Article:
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Copyright information

© Springer International Publishing Switzerland 2016

Authors and Affiliations

  • Francesco Giammarile
    • 1
    • 2
    Email author
  • Federica Orsini
    • 3
  • Renato A. Valdés Olmos
    • 4
    • 5
  • Sergi Vidal-Sicart
    • 6
  • Armando E. Giuliano
    • 7
  • Giuliano Mariani
    • 8
  1. 1.Médecine Nucléaire – Groupement Hospitalier EstUniversité Claude Bernard Lyon 1Bron CedexFrance
  2. 2.Biophysique – Faculté Charles Mérieux LyonOullins CedexFrance
  3. 3.Section of Nuclear Medicine«Maggiore della Carità» University HospitalNovaraItaly
  4. 4.Nuclear Medicine Section and Interventional Molecular Imaging Laboratory, Department of RadiologyLeiden University Medical CentreLeidenThe Netherlands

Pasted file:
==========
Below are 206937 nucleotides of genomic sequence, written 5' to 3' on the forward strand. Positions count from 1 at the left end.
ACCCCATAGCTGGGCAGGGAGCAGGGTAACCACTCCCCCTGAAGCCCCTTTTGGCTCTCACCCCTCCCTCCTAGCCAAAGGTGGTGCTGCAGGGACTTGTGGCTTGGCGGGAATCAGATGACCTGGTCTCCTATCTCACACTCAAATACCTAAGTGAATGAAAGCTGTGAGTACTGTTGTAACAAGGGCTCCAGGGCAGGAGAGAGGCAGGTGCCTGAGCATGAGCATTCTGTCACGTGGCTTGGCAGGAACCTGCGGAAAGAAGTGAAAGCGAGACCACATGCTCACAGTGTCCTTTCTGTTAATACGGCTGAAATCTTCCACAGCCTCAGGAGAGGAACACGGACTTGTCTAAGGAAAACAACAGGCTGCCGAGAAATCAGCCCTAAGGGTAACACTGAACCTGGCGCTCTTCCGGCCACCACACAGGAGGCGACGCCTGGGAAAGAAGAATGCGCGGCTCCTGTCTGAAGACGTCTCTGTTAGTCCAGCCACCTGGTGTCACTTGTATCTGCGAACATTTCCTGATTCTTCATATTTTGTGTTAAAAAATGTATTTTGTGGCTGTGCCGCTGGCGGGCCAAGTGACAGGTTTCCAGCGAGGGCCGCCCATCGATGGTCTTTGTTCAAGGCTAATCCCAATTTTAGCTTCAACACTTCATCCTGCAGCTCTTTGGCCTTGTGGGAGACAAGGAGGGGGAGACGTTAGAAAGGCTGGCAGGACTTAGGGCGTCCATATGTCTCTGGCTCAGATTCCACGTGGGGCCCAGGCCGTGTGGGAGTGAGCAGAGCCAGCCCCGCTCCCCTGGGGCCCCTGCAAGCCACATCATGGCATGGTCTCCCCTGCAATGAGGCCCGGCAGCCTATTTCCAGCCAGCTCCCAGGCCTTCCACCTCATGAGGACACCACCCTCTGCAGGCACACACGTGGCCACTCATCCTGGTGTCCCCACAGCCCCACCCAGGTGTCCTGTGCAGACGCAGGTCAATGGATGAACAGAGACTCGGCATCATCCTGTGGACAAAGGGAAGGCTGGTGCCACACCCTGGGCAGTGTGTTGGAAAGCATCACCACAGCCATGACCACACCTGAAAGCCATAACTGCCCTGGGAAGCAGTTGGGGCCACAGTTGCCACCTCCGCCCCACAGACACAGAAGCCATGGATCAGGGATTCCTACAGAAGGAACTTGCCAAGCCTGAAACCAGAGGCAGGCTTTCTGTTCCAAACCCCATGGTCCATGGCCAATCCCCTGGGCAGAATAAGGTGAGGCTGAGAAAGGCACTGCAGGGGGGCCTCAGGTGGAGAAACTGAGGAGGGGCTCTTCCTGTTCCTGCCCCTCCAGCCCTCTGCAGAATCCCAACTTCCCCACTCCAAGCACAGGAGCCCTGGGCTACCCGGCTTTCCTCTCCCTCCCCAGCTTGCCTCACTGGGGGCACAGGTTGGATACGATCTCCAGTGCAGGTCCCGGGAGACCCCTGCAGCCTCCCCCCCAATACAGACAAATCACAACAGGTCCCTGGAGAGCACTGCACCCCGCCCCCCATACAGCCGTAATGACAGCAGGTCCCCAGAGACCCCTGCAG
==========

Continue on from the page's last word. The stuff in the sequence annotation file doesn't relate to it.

5. 5.Nuclear Medicine Department, Antoni van Leeuwenhoek HospitalThe Netherlands Cancer InstituteAmsterdamThe Netherlands
  6. 6.Nuclear Medicine DepartmentHospital Clinic BarcelonaBarcelonaSpain
  7. 7.Surgical Oncology, Samuel Oschin Comprehensive Cancer Institute, Cedars-SinaiLos AngelesUSA
  8. 8.Regional Center of Nuclear MedicineUniversity of PisaPisaItaly